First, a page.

New Homes Need Inspections Too
ASHI Reminds Homebuyers to Have Newly Constructed Homes Inspected Prior to Purchase
Chicago, Ill. (August 29, 2007) - There's something about the word "new" that gets people excited, whether it's the anticipation of being the first to own something or the promise of new features that will inherently make life easier. But the word "new" shouldn't excuse people from taking a close look at the product they're purchasing whether it's a new phone, car or home. That's why the American Society of Home Inspectors (ASHI) is reminding homebuyers to have their newly constructed home inspected prior to purchase.
"Even new homes have defects that only a professional can detect," said Frank Lesh, 2007 ASHI president. "According to the National Association of Realtors, 852,000 new homes will be sold this year. That's 852,000 families that will need to identify a home inspector to help ensure their home's major systems - the roof, foundation, electrical and plumbing are functioning properly and safely before they move in."
Because many items can't be inspected after a house has been built, homeowners building a new home should consider having a series of phased inspections conducted at key milestone markers. ASHI encourages homebuyers to consider an inspection at the following times:
- Prior to foundation pour
- Prior to insulation and drywall
- Prior to the final walkthrough
Many ASHI Certified Inspectors specialize in these types of inspections," added Lesh. In fact, phased inspections may be something a homebuyer can negotiate in the construction contract." Regardless, catching these problems early will save homebuyers time and money later.
Conducting new construction inspections requires a greater knowledge of building standards and codes, more formal training and more experience. Homebuyers interested in new construction inspections should seek an ASHI Certified Inspector. Only an ASHI Certified Inspector can deliver the ASHI Experience - a technically sound home inspection that emphasizes customer safety and education.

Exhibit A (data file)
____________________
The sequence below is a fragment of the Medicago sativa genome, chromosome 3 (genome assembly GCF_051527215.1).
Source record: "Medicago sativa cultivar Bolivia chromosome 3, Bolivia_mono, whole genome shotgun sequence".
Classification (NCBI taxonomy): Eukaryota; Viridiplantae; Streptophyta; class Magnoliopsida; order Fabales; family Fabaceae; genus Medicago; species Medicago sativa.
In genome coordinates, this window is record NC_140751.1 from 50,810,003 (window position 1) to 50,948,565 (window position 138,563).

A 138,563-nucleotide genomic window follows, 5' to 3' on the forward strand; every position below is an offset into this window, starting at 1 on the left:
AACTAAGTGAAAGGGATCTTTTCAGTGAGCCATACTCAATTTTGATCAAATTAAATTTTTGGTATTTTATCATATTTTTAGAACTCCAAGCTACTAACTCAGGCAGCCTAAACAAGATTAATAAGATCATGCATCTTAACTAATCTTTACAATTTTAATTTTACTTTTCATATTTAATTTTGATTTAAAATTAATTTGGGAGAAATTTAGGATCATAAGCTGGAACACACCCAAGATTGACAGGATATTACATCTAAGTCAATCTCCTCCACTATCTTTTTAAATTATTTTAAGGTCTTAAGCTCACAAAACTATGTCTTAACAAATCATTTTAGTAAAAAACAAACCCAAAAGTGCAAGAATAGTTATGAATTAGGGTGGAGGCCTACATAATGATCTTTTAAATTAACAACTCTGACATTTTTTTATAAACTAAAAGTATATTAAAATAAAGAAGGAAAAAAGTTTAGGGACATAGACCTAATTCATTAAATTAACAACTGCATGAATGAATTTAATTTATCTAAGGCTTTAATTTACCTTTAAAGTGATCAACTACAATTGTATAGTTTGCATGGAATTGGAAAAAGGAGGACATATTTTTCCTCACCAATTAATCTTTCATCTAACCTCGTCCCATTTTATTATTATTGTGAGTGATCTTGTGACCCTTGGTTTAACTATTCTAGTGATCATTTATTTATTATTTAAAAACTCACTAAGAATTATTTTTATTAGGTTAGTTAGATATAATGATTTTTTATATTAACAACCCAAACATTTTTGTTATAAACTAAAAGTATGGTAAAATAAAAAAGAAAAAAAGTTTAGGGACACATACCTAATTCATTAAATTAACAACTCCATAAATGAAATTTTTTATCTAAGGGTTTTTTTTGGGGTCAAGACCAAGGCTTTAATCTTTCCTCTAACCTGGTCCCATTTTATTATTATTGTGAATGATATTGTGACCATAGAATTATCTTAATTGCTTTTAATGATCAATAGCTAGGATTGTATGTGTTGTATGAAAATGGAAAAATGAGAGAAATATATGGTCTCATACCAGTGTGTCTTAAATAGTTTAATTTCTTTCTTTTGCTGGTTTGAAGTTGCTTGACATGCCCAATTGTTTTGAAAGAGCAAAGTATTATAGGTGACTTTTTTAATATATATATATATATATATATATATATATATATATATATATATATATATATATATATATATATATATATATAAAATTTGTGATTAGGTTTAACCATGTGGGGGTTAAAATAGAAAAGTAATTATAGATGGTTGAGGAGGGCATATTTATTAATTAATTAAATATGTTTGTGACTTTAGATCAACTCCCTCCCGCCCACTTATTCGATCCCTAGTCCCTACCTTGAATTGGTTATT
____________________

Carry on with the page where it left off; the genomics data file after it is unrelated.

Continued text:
"Homeowners and buyers should know that when they hire an ASHI Certified Inspector they're hiring more than an inspector, they're hiring a partner," said Lesh.
"A home is a long term investment, and whether it's new construction or previously owned, people want to make it their own. The best way to do this is to treat a home with the same care as you treat yourself. Regular check-up and maintenance inspections will go a long way to protecting your home's longevity and your family's safety."
Buyers of newly-constructed or existing homes, as well as those seeking a general maintenance or pre-listing home inspection should contact an ASHI Certified Inspector by visiting ASHI's Web site www.ASHI.org. ASHI's "Find an Inspector" tool allows homebuyers to locate an ASHI Certified Inspector in their area by service, language or ancillary services provided. Homebuyers may also visit the Web site to take ASHI's virtual home inspection, an audio guided virtual tour of a home's major systems, to learn more about what to expect during a home inspection.
About the American Society of Home Inspectors
In its 31st year and with nearly 7,000 members, ASHI is the oldest and most widely recognized non-profit, professional organization of home inspectors in North America. Its Standards of Practice and Code of Ethics are the industry standard. ASHI’s mission is to meet the needs of its membership and promote excellence and exemplary practice within the profession. For more information, visit www.ASHI.org or call 800-743-2744.